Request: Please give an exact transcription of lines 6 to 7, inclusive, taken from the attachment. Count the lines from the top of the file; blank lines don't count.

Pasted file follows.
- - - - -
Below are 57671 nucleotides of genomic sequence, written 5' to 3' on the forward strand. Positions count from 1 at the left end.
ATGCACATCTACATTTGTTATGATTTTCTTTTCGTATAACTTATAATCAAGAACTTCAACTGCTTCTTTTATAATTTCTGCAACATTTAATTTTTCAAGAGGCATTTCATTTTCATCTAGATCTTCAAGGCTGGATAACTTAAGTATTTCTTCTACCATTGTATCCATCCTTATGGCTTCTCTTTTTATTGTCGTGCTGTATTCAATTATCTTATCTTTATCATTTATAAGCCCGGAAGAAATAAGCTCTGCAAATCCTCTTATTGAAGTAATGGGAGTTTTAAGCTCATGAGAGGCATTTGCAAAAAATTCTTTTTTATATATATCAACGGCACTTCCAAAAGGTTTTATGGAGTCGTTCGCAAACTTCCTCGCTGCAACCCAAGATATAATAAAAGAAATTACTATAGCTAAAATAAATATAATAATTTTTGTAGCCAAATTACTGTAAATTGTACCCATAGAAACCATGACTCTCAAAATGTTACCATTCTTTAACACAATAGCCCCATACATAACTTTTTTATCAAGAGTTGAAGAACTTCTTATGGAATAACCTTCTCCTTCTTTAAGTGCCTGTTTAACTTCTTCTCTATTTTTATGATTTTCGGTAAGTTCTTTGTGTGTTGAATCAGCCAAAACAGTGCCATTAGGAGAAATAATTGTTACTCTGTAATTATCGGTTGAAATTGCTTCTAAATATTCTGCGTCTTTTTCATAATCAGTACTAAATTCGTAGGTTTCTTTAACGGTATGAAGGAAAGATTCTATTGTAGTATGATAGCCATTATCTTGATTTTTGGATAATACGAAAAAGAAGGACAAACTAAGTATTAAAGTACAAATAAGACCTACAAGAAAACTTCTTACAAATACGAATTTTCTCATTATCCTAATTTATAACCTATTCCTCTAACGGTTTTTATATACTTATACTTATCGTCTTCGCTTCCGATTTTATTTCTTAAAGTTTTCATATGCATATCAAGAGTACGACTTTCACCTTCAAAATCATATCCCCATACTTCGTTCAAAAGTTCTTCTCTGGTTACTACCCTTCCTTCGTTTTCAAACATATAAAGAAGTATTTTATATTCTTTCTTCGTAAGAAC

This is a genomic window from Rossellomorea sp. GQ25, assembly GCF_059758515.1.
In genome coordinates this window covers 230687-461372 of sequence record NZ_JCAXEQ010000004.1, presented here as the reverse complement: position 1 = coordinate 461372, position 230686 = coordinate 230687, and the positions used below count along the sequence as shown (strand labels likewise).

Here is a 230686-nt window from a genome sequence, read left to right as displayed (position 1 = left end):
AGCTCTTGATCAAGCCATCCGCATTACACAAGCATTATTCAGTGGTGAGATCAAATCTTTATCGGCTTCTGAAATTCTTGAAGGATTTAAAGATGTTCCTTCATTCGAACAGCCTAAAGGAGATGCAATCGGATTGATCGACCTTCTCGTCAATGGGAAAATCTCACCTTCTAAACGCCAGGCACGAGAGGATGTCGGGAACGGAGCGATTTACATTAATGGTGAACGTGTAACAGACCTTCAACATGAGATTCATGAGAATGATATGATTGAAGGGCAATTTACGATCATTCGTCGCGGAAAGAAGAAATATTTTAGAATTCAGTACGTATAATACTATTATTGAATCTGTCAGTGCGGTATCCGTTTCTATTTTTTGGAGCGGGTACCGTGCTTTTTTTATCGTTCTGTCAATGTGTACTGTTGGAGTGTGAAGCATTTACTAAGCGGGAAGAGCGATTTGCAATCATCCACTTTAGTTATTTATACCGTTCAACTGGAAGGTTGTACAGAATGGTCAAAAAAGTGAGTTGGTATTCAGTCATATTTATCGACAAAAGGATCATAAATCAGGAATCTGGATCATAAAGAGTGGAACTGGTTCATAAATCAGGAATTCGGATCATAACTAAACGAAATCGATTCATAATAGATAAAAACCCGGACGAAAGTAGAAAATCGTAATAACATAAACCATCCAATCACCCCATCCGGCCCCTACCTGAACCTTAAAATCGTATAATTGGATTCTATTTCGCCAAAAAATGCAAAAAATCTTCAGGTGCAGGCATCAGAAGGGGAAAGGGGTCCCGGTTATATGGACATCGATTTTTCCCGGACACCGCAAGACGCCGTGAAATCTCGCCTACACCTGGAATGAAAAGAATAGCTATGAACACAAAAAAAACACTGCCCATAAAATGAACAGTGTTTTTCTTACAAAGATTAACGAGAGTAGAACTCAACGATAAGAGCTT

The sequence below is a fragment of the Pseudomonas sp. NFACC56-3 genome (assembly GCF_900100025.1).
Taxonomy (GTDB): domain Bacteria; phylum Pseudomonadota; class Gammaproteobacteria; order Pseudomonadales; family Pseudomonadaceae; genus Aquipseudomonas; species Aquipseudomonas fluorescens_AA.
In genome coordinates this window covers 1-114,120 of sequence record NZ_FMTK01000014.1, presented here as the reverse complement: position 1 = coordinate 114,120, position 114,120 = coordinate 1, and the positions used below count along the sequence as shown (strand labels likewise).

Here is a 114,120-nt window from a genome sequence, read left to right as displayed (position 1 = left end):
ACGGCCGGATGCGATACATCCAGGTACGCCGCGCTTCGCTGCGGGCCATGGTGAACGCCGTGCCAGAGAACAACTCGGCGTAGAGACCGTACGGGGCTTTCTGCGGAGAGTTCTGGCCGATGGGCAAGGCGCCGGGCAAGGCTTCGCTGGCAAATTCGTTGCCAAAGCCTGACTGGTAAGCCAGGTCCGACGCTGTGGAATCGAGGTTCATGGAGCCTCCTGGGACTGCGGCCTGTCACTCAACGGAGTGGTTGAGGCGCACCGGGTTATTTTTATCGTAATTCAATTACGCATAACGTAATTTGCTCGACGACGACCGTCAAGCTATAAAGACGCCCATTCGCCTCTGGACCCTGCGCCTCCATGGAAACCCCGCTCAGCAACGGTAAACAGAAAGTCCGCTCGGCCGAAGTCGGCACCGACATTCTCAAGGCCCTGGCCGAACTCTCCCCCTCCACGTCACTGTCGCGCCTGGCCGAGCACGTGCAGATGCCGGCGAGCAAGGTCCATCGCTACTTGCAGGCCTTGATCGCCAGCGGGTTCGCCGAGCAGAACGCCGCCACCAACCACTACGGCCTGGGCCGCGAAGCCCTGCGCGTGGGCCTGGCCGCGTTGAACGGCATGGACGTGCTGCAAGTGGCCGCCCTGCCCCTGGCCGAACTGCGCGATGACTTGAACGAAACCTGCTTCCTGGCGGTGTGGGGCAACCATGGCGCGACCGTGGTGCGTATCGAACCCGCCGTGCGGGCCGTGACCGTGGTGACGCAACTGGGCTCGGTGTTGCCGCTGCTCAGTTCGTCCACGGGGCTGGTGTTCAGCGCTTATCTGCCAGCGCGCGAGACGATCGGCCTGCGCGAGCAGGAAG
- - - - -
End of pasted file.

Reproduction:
AGCTCTTGATCAAGCCATCCGCATTACACAAGCATTATTCAGTGGTGAGATCAAATCTTTATCGGCTTCTGAAATTCTTGAAGGATTTAAAGATGTTCCTTCATTCGAACAGCCTAAAGGAGATGCAATCGGATTGATCGACCTTCTCGTCAATGGGAAAATCTCACCTTCTAAACGCCAGGCACGAGAGGATGTCGGGAACGGAGCGATTTACATTAATGGTGAACGTGTAACAGACCTTCAACATGAGATTCATGAGAATGATATGATTGAAGGGCAATTTACGATCATTCGTCGCGGAAAGAAGAAATATTTTAGAATTCAGTACGTATAATACTATTATTGAATCTGTCAGTGCGGTATCCGTTTCTATTTTTTGGAGCGGGTACCGTGCTTTTTTTATCGTTCTGTCAATGTGTACTGTTGGAGTGTGAAGCATTTACTAAGCGGGAAGAGCGATTTGCAATCATCCACTTTAGTTATTTATACCGTTCAACTGGAAGGTTGTACAGAATGGTCAAAAAAGTGAGTTGGTATTCAGTCATATTTATCGACAAAAGGATCATAAATCAGGAATCTGGATCATAAAGAGTGGAACTGGTTCATAAATCAGGAATTCGGATCATAACTAAACGAAATCGATTCATAATAGATAAAAACCCGGACGAAAGTAGAAAATCGTAATAACATAAACCATCCAATCACCCCATCCGGCCCCTACCTGAACCTTAAAATCGTATAATTGGATTCTATTTCGCCAAAAAATGCAAAAAATCTTCAGGTGCAGGCATCAGAAGGGGAAAGGGGTCCCGGTTATATGGACATCGATTTTTCCCGGACACCGCAAGACGCCGTGAAATCTCGCCTACACCTGGAATGAAAAGAATAGCTATGAACACAAAAAAAACACTGCCCATAAAATGAACAGTGTTTTTCTTACAAAGATTAACGAGAGTAGAACTCAACGATAAGAGCTT

The sequence below is a fragment of the Pseudomonas sp. NFACC56-3 genome (assembly GCF_900100025.1).